Inverarity (inverarity) wrote,
Inverarity
inverarity

Book Review: The Verdict, by Nick Stone

A Grisham-style British legal thriller.




Pegasus Books, 2014, 512 pages



When Terry Flynt gets the chance to defend a millionaire accused of murder, he knows the case could make his career - but the accused man is Flynt's greatest enemy. Can he defend a man who ruined his life?

Terry Flynt is a struggling legal clerk desperately trying to get promoted when he is given the biggest opportunity of his career: to help defend a millionaire accused of murdering a woman in his hotel suite. The only problem is that the accused man, Vernon James, is not only someone he knows but someone he loathes. This case could potentially make Terry's career, but how can he defend a former friend who betrayed him?

With the trial date looming, Terry delves deeper into Vernon's life and is forced to confront secrets from their shared past that could have devastating consequences for them both. For years, he has wanted to witness Vernon's downfall, but with so much at stake, how can Terry be sure he is guilty? And what choices must he make to ensure that justice is done?




This was a surprisingly character-driven legal thriller that revolves around a rich dickbag being tried for a murder he (probably) didn't commit, his childhood best friend who hates his guts but winds up digging into the complicated conspiracy to "fit him up," as the Brits say, and lots of broken, damaged people (including the protagonist) trying to atone for past sins on seemingly quixotic quests for justice in the grimy, unjust modern world.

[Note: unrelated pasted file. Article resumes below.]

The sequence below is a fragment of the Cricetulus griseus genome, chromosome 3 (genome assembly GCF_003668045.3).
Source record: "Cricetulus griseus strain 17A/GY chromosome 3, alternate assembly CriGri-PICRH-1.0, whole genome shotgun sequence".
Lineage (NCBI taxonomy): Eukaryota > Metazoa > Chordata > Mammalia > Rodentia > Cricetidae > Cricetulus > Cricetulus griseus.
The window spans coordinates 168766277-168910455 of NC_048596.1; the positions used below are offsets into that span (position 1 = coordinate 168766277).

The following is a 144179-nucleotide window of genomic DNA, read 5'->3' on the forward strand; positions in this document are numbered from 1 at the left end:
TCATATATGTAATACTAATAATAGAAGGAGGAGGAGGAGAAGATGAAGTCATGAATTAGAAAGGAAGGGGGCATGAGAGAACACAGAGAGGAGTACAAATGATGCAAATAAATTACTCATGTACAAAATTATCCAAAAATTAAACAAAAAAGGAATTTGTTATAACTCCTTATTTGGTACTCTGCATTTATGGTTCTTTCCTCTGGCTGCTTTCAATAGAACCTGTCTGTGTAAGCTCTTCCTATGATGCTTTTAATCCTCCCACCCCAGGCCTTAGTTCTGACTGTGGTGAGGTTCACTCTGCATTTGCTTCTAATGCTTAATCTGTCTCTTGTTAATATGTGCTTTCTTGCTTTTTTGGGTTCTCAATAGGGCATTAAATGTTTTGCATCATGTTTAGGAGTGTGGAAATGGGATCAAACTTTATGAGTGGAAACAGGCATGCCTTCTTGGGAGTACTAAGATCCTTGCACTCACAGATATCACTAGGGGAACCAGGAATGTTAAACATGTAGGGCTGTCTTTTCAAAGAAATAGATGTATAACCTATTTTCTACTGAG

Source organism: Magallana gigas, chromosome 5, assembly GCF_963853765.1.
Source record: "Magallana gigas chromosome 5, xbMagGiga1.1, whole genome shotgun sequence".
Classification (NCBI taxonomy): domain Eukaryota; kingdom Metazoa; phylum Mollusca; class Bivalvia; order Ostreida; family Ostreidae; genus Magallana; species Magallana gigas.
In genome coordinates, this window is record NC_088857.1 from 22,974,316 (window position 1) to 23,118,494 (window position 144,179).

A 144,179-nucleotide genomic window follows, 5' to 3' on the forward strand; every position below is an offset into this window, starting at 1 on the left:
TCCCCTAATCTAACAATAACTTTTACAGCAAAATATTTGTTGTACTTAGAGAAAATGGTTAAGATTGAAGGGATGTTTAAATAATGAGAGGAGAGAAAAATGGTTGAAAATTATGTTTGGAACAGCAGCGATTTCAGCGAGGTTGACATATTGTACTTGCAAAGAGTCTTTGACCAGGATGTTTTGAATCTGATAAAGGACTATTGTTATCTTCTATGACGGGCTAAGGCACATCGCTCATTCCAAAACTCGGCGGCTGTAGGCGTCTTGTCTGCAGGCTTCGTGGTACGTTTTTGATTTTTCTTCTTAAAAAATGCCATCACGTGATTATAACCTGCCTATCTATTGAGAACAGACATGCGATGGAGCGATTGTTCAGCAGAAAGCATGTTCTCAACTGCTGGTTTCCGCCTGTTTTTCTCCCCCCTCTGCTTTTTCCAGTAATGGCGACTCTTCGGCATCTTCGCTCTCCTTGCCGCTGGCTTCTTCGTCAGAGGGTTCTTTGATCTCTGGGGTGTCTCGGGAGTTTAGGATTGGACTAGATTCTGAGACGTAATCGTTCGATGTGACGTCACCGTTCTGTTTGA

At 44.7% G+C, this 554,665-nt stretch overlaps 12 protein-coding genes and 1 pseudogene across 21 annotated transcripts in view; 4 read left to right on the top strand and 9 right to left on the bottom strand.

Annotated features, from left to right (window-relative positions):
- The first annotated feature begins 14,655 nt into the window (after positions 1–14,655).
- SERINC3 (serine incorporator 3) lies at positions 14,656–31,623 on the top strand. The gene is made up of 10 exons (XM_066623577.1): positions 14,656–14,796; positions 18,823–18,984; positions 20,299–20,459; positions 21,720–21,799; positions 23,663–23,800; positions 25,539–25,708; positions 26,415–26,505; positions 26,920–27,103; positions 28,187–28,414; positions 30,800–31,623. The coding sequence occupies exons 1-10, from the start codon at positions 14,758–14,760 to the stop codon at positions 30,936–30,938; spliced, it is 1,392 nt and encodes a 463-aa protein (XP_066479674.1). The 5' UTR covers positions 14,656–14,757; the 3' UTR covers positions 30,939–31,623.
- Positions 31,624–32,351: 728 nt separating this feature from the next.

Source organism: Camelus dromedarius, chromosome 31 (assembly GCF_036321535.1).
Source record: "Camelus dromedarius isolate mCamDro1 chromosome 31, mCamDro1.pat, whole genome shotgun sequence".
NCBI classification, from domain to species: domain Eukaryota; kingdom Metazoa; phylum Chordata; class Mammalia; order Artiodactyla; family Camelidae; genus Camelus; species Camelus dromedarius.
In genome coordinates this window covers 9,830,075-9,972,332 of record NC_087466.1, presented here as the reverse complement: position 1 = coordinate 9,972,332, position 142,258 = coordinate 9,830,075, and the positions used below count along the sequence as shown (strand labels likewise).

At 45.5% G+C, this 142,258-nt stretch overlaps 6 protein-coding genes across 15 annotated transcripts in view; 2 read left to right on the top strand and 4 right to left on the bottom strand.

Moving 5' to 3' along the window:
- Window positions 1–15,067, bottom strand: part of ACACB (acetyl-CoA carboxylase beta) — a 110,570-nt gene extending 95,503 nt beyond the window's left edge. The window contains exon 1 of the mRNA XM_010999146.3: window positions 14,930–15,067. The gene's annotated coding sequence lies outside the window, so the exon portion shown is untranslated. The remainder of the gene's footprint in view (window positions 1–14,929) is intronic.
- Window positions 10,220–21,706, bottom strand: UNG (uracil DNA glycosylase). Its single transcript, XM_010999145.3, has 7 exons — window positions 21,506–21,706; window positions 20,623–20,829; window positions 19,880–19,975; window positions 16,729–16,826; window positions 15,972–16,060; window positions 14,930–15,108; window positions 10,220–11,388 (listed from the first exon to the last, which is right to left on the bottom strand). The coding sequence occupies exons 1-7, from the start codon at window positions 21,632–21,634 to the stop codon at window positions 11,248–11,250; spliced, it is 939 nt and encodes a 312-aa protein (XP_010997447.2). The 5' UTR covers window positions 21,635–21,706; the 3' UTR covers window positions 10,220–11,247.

Vernon James is a rich financier who was once schoolmates with our hero, with the appropriately milquetoast English name Terry, at Cambridge. After Terry's chum accused him of something he didn't do, Terry's life went off the rails, while Vernon went on to become rich and successful and, just to rub salt in the wounds, married Terry's beautiful former girlfriend.

Years later, a dead blonde is found in the bed of Vernon James's hotel room. His implausible story is not helped by the fact that he keeps getting caught in lies by both the police and his own legal counsel. Terry, a paralegal at the firm his ex-friend hired to represent him, discovers more than he wanted to about his old buddy's sex life, and also gets mixed up with Quakers, South African death squads, Israeli hit men, and naturally, a fraught reunion with his old flame.

Surprisingly, all of these elements fit together nicely at the end, making for a complicated but (mostly) plausible conspiracy explaining everything from the dead blonde to the fit up, and in the process, why Vernon and Terry are both as fucked up as they are.

This is a British legal thriller, but the author knows his audience will consist of a lot of Americans, so the first-person narrator, despite being British, is constantly pointing out how "If we were in America..." and then explaining the differences between American and British courtroom procedures. The differences are mostly small so the general flow of the case, the explanation of defendants' rights, the courtroom drama, and the roles of the police and lawyers, will be more or less familiar to any American fan of legal shows or police procedurals. This isn't a dry courtroom novel, though — although quite a few chapters are spent in the courtroom, there are also car chases, murder attempts, sleuthing, and of course, sex. I ended up "knowing" all the characters, each of whom had their own motivations, no matter how petty, and while I have a bias against milquetoast Englishmen as protagonists, even Terry won me over by the end, proving himself to be, if not heroic, not completely spineless.

A very good book for fans of legal thrillers, with a non-American perspective.





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